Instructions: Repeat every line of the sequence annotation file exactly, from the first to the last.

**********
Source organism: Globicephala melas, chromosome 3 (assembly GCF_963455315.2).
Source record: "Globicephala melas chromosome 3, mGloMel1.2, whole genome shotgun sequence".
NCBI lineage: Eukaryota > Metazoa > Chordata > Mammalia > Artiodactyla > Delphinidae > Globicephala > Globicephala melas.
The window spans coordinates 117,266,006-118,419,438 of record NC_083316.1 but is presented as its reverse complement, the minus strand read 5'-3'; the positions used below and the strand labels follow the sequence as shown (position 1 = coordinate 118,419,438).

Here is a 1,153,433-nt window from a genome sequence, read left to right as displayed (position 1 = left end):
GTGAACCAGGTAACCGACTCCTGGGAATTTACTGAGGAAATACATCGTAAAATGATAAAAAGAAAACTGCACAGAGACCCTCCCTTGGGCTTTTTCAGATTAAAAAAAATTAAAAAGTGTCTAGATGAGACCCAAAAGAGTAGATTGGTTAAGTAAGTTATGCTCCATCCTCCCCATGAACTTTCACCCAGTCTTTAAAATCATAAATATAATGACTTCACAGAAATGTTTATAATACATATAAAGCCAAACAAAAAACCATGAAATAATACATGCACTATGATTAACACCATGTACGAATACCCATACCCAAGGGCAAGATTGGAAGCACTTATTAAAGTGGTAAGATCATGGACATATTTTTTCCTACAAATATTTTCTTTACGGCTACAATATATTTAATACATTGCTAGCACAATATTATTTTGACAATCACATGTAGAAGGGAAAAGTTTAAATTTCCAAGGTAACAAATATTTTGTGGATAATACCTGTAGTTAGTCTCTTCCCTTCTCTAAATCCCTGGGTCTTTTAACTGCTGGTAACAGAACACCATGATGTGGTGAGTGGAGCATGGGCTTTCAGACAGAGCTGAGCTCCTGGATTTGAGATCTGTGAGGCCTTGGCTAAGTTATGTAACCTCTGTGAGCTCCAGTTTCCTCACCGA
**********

Source organism: Globicephala melas, chromosome 3 (assembly GCF_963455315.2).
Source record: "Globicephala melas chromosome 3, mGloMel1.2, whole genome shotgun sequence".
NCBI lineage: Eukaryota > Metazoa > Chordata > Mammalia > Artiodactyla > Delphinidae > Globicephala > Globicephala melas.
The window spans coordinates 117,266,006-118,419,438 of record NC_083316.1 but is presented as its reverse complement, the minus strand read 5'-3'; the positions used below and the strand labels follow the sequence as shown (position 1 = coordinate 118,419,438).

Here is a 1,153,433-nt window from a genome sequence, read left to right as displayed (position 1 = left end):
GTGAACCAGGTAACCGACTCCTGGGAATTTACTGAGGAAATACATCGTAAAATGATAAAAAGAAAACTGCACAGAGACCCTCCCTTGGGCTTTTTCAGATTAAAAAAAATTAAAAAGTGTCTAGATGAGACCCAAAAGAGTAGATTGGTTAAGTAAGTTATGCTCCATCCTCCCCATGAACTTTCACCCAGTCTTTAAAATCATAAATATAATGACTTCACAGAAATGTTTATAATACATATAAAGCCAAACAAAAAACCATGAAATAATACATGCACTATGATTAACACCATGTACGAATACCCATACCCAAGGGCAAGATTGGAAGCACTTATTAAAGTGGTAAGATCATGGACATATTTTTTCCTACAAATATTTTCTTTACGGCTACAATATATTTAATACATTGCTAGCACAATATTATTTTGACAATCACATGTAGAAGGGAAAAGTTTAAATTTCCAAGGTAACAAATATTTTGTGGATAATACCTGTAGTTAGTCTCTTCCCTTCTCTAAATCCCTGGGTCTTTTAACTGCTGGTAACAGAACACCATGATGTGGTGAGTGGAGCATGGGCTTTCAGACAGAGCTGAGCTCCTGGATTTGAGATCTGTGAGGCCTTGGCTAAGTTATGTAACCTCTGTGAGCTCCAGTTTCCTCACCGA